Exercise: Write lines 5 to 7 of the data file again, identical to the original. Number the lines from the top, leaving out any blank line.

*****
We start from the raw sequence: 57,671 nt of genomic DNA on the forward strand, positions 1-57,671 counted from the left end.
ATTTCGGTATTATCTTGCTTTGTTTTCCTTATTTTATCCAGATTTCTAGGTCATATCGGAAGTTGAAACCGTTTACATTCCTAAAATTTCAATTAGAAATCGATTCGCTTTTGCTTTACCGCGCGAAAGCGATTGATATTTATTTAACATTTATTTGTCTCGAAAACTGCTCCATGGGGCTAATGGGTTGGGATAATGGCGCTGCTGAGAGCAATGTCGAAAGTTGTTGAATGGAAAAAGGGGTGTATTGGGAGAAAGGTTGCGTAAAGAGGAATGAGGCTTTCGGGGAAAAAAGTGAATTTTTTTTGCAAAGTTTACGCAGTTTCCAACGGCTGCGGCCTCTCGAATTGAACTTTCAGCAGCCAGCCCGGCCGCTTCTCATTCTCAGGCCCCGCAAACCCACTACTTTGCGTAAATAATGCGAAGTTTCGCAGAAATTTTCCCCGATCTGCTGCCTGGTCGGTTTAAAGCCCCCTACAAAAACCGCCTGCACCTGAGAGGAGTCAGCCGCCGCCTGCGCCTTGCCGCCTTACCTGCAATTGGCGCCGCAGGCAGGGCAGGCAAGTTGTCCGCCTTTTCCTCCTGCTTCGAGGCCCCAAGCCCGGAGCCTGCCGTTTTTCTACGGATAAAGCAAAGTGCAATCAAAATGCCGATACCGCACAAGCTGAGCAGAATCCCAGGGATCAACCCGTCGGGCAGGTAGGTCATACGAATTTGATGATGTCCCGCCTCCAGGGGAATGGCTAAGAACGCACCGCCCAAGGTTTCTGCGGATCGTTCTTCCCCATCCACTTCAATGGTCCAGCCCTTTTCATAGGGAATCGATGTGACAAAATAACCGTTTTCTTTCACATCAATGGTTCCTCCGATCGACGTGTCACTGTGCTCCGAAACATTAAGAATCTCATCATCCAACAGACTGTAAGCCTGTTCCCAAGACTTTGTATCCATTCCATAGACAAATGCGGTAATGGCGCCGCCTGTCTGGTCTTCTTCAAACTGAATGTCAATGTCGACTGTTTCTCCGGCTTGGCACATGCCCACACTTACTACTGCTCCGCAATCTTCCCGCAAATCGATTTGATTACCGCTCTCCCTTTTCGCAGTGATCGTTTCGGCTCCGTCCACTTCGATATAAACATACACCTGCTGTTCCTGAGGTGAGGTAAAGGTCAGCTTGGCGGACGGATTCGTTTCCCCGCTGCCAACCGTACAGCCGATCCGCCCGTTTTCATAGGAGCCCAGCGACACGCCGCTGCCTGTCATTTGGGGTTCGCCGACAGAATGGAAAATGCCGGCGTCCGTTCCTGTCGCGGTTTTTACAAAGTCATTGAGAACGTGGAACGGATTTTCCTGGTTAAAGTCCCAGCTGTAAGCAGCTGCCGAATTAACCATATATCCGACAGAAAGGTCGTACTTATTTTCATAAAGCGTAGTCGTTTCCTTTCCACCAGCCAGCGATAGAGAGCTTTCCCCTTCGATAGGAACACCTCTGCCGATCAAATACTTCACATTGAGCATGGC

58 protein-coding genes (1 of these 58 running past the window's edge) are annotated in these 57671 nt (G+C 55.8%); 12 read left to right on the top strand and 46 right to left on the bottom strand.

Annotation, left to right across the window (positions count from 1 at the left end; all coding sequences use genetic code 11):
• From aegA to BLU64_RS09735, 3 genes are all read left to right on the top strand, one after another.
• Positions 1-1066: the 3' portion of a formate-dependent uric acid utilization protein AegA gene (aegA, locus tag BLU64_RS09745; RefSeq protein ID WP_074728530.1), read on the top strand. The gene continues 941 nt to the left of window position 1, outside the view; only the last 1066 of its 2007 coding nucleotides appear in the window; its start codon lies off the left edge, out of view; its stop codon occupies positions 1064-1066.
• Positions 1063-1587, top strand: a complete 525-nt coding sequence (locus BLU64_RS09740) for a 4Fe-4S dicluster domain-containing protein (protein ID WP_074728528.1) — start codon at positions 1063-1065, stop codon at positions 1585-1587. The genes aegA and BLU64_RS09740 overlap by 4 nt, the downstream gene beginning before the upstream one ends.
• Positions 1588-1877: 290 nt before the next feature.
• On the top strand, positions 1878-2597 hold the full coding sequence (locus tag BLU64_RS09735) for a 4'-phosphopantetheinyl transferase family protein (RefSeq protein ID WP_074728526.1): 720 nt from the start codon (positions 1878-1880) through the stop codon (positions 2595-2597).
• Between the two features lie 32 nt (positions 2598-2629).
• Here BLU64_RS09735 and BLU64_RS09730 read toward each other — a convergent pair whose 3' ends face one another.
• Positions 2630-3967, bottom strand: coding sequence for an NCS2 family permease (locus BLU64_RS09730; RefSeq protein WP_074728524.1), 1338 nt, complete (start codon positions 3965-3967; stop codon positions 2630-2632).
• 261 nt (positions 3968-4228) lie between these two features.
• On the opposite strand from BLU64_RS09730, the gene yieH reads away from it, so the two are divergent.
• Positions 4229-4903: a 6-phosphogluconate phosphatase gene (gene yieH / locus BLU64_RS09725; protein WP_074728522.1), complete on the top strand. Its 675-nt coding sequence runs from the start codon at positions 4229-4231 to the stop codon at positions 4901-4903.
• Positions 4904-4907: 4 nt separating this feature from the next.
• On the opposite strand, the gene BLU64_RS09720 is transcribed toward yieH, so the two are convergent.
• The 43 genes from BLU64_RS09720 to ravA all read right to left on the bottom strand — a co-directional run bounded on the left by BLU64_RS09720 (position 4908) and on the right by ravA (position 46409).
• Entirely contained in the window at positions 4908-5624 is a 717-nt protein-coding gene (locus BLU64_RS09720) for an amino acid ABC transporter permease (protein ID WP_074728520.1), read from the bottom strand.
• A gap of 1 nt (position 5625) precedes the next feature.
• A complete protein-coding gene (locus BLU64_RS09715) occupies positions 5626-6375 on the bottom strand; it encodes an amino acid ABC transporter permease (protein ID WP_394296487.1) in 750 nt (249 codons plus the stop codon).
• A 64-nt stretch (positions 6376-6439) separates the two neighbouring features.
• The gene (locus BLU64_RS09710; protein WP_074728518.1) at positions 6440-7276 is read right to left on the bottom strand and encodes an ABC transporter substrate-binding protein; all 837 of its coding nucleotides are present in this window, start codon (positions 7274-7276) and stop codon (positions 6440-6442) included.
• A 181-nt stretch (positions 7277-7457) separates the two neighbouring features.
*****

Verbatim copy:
• From aegA to BLU64_RS09735, 3 genes are all read left to right on the top strand, one after another.
• Positions 1-1066: the 3' portion of a formate-dependent uric acid utilization protein AegA gene (aegA, locus tag BLU64_RS09745; RefSeq protein ID WP_074728530.1), read on the top strand. The gene continues 941 nt to the left of window position 1, outside the view; only the last 1066 of its 2007 coding nucleotides appear in the window; its start codon lies off the left edge, out of view; its stop codon occupies positions 1064-1066.
• Positions 1063-1587, top strand: a complete 525-nt coding sequence (locus BLU64_RS09740) for a 4Fe-4S dicluster domain-containing protein (protein ID WP_074728528.1) — start codon at positions 1063-1065, stop codon at positions 1585-1587. The genes aegA and BLU64_RS09740 overlap by 4 nt, the downstream gene beginning before the upstream one ends.